How does one become a historical map illustrator? For Britton, it began with an interest in history. As he tells it, when he was a teenager, he “just fell in love with the maps in the old history books, the maps the way they looked back then, the maps the way they were drawn during the Civil War and during the American Revolution.” He taught himself to enlarge maps using the same “grid method” artists have been using for centuries. This involves drawing a grid over an image and then proportionally reproducing that image by using a larger grid of equal ratio.3 He covered his bedroom walls with freehand reproductions of his favorite maps. And in the course of copying the maps he loved, he also learned how to draw the terrain symbols and other graphic design elements used by the cartographers of those periods.

Britton still revels in the details of historically accurate maps. For him, “it’s all about making it fit the period.” As with all true craftsmen, the joy he takes in the details of his art shines through. In the map of Virginia that will appear in the upcoming edition of George Washington’s Barbados diary, Britton drew icons for the buildings that were important in Washington’s youth, including his childhood home (now called Ferry Farm) and his later residence, Mount Vernon. To render these tiny images, he found depictions online of the buildings as they looked at the time, drew them, and then shrunk them (now using modern technology rather than his early training in the grid method). For the same upcoming volume, Britton mapped the route to Barbados that Washington recorded in his ship’s log, as recreated mathematically by editor Alicia K. Anderson. For that map, he departed from the border that he has made standard for The Washington Papers and drew a new one based on eighteenth-century nautical maps. He reflects that the period-specific border was “pretty complicated to draw, but it makes the whole thing fit.”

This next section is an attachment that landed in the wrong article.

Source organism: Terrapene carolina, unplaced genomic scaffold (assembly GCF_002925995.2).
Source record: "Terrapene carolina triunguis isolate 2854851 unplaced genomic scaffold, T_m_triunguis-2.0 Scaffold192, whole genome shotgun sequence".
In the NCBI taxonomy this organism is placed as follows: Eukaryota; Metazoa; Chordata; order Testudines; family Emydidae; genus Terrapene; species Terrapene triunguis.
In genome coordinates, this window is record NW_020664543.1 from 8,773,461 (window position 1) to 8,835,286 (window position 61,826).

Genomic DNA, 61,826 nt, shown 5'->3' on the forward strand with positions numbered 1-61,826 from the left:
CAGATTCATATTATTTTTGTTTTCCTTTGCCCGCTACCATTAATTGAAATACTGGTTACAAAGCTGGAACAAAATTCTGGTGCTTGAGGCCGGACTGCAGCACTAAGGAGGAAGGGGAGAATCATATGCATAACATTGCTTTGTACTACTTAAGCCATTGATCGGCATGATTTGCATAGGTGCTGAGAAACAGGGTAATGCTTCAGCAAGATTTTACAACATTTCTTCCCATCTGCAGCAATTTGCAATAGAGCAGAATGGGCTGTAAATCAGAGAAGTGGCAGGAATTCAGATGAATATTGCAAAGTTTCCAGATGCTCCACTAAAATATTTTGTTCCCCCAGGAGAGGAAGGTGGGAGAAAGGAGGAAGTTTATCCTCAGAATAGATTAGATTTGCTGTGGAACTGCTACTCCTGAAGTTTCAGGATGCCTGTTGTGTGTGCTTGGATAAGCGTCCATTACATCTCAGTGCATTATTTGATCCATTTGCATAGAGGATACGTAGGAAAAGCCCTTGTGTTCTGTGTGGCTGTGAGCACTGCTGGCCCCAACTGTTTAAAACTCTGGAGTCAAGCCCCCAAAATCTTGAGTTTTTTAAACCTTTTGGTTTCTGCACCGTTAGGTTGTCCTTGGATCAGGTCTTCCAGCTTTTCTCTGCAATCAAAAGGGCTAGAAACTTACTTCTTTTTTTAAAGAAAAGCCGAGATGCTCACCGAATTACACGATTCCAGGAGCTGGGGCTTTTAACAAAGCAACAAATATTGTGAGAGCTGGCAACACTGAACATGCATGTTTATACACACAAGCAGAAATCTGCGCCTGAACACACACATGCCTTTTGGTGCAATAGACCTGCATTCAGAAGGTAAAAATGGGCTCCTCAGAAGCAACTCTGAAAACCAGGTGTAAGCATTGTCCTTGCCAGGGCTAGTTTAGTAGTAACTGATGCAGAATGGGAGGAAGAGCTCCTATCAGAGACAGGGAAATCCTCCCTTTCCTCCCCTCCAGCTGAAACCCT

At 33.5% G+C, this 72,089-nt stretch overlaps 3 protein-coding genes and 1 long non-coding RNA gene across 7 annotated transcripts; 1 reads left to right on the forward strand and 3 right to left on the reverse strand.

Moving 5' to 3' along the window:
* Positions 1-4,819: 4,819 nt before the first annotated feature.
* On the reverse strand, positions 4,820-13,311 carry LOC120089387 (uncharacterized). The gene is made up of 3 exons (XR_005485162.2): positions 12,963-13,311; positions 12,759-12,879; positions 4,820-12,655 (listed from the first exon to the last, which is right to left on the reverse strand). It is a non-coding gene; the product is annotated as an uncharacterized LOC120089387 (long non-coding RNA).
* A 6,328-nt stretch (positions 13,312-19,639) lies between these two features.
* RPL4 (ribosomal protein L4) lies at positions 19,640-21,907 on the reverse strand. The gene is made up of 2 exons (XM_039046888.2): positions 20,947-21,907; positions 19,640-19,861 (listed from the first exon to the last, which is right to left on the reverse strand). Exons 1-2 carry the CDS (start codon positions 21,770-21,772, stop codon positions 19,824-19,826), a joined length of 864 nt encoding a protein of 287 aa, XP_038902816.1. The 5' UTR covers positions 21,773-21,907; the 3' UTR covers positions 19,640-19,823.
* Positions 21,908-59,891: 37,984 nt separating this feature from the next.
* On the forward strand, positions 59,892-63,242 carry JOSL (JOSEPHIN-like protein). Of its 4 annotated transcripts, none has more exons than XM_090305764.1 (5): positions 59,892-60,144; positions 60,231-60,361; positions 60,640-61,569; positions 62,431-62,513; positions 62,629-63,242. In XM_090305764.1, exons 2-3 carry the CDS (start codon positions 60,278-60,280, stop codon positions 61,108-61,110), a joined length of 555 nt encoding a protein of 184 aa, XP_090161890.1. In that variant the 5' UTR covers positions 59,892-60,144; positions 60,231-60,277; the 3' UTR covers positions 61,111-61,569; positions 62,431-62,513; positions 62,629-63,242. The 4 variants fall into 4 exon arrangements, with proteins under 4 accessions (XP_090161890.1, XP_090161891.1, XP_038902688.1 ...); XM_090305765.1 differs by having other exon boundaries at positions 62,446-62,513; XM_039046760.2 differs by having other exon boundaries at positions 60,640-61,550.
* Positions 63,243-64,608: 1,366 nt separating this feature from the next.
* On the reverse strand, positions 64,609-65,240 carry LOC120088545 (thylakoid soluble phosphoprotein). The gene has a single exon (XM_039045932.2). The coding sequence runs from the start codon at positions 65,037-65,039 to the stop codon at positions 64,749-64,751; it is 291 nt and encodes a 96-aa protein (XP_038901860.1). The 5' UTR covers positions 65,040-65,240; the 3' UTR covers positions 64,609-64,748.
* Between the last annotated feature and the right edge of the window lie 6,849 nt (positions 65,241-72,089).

Northeast New Jersey (1780), as originally published in Revolutionary War Series, volume 25. Copyright of Rick Britton.

Skillfully using pencil and compass, Britton illuminates events for readers of presidential papers, including The Washington Papers, The Papers of James Madison, and The Papers of Thomas Jefferson; for students of the American Civil War and World Wars I and II; and even for players of a Tolkien-based game for which he hand-lettered maps of Middle Earth. Partly because his maps often depict places and scenarios that no longer exist—or that exist only in the imagination—Britton routinely cannot visit the sites he illustrates. But even when he is unable to see an area, his work offers a new perspective on it, not only for readers but for himself as well. In the course of his research into the Civil War battles of Fort Henry and Fort Donelson, two Confederate forts whose captures opened major waterways to the Union army, Britton’s geographical fluency helped him to grasp the brilliance of General Ulysses S. Grant’s gunboat strategy. Grant knew that the Tennessee River, on which Fort Henry stood, and the Cumberland River, likewise guarded by Fort Donelson, flow north into the Ohio. “Of course, looking at the map I could see it!” Britton marvels. “Even though [the steam-paddle gunboats were] going south, they were going upriver to bombard the boats and the forts on the land. If they got in too much trouble—for example, if they were getting too much enemy fire—all they had to do was cut the engines and float away.”4